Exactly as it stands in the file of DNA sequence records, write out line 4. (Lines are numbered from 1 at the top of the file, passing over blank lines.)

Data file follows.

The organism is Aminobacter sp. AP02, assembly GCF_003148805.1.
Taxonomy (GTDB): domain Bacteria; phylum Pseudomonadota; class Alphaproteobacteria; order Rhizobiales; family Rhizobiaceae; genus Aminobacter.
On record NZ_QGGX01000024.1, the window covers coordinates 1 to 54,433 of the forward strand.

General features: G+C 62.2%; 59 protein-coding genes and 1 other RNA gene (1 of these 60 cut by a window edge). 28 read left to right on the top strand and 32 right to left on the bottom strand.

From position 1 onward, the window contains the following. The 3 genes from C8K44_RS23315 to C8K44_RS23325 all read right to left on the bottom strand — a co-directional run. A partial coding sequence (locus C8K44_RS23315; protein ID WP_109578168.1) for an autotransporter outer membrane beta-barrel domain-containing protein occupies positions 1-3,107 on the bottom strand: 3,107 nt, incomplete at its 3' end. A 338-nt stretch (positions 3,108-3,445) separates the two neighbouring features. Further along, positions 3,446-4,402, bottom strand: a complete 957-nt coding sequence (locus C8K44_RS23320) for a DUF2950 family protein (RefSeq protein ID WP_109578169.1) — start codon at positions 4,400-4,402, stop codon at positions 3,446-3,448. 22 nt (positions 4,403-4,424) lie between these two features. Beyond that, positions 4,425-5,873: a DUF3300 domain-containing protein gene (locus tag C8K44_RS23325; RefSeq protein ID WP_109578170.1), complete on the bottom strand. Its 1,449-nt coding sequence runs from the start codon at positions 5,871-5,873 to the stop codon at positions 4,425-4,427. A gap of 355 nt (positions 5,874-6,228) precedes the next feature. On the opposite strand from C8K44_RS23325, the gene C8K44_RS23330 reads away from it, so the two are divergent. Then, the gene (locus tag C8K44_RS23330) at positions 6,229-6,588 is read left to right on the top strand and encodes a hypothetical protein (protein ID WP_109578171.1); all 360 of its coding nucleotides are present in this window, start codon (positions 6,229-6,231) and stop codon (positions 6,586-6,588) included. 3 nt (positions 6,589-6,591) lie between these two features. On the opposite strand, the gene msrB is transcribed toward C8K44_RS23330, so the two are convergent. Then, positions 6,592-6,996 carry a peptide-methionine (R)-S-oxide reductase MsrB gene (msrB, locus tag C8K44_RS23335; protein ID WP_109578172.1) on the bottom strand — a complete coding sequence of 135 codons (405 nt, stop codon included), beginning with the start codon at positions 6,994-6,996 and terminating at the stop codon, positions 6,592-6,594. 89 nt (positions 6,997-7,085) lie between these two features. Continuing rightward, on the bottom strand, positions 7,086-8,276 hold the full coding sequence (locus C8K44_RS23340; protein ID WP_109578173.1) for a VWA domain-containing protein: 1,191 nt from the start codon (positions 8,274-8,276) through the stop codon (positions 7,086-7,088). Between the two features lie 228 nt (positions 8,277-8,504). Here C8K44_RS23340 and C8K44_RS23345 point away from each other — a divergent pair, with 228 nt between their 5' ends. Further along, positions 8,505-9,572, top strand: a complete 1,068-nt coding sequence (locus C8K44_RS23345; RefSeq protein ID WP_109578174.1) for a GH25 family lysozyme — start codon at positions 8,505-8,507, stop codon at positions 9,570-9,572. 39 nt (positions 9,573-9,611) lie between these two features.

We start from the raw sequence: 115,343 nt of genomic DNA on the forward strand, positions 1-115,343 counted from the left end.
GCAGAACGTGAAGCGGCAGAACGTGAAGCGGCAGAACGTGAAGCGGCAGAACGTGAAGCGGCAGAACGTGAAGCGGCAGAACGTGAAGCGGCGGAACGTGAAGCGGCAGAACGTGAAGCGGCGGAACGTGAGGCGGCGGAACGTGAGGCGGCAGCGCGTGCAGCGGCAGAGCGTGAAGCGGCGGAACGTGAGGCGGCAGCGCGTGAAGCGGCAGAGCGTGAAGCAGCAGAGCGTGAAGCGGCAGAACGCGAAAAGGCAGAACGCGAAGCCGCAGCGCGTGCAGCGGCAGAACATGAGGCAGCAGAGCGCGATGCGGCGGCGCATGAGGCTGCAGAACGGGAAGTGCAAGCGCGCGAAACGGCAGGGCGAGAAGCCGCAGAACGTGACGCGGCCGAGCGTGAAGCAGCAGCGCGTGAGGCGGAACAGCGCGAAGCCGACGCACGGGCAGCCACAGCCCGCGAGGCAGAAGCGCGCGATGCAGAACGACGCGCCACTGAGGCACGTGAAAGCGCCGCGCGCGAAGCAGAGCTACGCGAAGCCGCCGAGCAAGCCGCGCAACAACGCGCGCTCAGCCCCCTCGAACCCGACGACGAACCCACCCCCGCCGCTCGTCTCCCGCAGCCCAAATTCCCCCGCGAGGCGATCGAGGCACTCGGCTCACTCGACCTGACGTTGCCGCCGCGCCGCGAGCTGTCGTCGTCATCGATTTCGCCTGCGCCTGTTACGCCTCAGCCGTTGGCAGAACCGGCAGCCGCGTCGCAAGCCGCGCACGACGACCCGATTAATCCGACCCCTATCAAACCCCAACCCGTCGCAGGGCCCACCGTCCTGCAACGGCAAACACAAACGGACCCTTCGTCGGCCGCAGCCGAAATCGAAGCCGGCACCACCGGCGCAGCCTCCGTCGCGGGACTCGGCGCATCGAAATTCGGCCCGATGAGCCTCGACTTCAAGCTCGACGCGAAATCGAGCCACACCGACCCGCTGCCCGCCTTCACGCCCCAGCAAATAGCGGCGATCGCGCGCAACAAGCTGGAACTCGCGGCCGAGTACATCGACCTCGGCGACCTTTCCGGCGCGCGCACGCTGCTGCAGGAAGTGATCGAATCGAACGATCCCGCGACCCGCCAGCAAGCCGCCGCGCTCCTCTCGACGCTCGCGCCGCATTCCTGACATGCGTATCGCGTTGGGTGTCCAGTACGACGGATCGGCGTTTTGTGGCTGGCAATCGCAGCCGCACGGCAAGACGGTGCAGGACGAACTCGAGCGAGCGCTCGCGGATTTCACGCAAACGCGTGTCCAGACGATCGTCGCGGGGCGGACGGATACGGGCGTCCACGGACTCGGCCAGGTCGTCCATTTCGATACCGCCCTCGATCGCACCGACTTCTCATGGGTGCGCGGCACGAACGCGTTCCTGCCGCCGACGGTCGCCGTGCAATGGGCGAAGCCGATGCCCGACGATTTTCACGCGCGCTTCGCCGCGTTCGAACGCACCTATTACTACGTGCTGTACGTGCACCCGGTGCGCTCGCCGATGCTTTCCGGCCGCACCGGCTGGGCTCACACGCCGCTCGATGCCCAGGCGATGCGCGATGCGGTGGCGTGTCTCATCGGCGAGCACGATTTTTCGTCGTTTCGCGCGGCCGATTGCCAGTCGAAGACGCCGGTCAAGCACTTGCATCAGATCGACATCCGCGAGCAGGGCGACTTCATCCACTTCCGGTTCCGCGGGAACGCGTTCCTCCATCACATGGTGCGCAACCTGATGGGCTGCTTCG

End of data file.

General features: G+C 62.2%; 59 protein-coding genes and 1 other RNA gene (1 of these 60 cut by a window edge). 28 read left to right on the top strand and 32 right to left on the bottom strand.